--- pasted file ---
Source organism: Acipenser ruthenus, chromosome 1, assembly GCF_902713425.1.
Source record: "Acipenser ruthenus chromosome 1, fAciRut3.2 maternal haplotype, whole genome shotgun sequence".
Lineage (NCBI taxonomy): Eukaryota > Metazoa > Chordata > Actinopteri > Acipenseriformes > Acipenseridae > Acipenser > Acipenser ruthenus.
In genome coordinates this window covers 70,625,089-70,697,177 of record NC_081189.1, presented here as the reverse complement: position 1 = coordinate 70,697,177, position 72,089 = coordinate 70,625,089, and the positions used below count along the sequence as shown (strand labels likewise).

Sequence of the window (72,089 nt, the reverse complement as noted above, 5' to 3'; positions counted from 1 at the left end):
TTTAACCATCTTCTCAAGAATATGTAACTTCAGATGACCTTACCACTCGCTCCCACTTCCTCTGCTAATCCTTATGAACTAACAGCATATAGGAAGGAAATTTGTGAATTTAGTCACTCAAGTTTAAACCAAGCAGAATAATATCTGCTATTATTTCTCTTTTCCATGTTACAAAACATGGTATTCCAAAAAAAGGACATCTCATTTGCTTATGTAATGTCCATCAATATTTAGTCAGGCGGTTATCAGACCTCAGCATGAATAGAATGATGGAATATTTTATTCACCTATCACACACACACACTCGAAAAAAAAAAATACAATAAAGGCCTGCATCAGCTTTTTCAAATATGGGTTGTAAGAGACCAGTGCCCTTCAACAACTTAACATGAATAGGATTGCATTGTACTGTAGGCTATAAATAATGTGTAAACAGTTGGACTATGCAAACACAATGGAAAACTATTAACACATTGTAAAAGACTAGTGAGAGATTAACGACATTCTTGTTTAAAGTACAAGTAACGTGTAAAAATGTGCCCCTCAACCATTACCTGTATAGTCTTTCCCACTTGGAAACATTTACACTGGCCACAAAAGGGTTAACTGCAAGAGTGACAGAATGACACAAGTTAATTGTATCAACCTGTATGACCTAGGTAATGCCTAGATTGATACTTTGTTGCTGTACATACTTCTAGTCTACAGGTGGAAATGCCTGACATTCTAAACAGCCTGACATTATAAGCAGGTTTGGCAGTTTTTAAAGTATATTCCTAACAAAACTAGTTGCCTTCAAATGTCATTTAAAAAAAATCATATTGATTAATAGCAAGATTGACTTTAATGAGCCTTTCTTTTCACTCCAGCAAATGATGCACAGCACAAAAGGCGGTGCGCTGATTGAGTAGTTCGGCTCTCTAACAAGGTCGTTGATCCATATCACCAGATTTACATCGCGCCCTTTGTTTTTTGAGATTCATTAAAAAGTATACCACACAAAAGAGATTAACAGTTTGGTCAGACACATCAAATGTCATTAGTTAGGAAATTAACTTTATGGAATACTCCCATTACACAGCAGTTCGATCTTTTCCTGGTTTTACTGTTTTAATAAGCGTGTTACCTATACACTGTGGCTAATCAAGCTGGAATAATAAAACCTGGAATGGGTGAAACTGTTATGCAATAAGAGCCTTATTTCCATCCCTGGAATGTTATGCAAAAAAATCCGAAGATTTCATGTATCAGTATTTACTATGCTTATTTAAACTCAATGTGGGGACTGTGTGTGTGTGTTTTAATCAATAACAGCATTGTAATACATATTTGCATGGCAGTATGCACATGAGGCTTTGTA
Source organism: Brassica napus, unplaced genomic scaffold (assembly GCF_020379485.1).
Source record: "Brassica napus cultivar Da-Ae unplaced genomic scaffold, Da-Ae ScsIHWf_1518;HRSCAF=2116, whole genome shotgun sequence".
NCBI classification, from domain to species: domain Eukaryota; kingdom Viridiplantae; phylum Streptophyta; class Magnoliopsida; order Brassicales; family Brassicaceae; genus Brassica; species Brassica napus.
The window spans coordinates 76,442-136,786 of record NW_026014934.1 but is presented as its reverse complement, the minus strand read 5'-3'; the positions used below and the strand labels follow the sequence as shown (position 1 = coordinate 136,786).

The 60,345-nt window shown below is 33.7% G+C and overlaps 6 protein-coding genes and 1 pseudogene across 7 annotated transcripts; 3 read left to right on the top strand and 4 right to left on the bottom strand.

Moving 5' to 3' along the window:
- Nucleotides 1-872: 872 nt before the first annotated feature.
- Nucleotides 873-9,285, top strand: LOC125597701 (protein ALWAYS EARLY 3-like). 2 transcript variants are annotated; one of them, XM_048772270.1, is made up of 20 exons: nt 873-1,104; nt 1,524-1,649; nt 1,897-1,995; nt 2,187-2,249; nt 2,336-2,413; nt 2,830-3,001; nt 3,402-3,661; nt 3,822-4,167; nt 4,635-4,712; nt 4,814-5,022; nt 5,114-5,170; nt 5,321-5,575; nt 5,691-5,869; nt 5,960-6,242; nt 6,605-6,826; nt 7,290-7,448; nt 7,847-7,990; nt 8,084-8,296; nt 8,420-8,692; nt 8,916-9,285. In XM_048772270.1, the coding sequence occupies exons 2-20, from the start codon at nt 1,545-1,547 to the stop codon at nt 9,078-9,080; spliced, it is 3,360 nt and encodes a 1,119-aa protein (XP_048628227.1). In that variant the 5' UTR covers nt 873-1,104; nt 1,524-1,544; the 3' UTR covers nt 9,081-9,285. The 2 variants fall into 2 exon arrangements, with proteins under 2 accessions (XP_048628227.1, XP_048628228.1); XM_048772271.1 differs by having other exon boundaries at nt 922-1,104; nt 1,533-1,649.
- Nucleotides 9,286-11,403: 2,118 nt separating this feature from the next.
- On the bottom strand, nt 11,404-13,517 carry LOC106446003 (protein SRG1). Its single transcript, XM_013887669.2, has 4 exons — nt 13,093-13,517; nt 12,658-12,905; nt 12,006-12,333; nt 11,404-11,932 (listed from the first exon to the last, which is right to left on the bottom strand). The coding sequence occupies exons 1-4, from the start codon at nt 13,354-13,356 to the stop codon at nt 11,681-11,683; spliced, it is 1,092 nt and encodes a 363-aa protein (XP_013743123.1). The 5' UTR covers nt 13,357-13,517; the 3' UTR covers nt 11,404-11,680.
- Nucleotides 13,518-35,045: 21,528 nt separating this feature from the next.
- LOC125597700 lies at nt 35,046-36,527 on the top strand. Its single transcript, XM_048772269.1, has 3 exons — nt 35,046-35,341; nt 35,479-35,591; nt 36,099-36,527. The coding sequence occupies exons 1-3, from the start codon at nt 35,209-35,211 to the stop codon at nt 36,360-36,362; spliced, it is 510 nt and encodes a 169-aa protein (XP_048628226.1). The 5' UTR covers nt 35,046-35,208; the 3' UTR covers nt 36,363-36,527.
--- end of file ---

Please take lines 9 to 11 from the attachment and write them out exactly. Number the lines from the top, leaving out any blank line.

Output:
NCBI classification, from domain to species: domain Eukaryota; kingdom Viridiplantae; phylum Streptophyta; class Magnoliopsida; order Brassicales; family Brassicaceae; genus Brassica; species Brassica napus.
The window spans coordinates 76,442-136,786 of record NW_026014934.1 but is presented as its reverse complement, the minus strand read 5'-3'; the positions used below and the strand labels follow the sequence as shown (position 1 = coordinate 136,786).

The 60,345-nt window shown below is 33.7% G+C and overlaps 6 protein-coding genes and 1 pseudogene across 7 annotated transcripts; 3 read left to right on the top strand and 4 right to left on the bottom strand.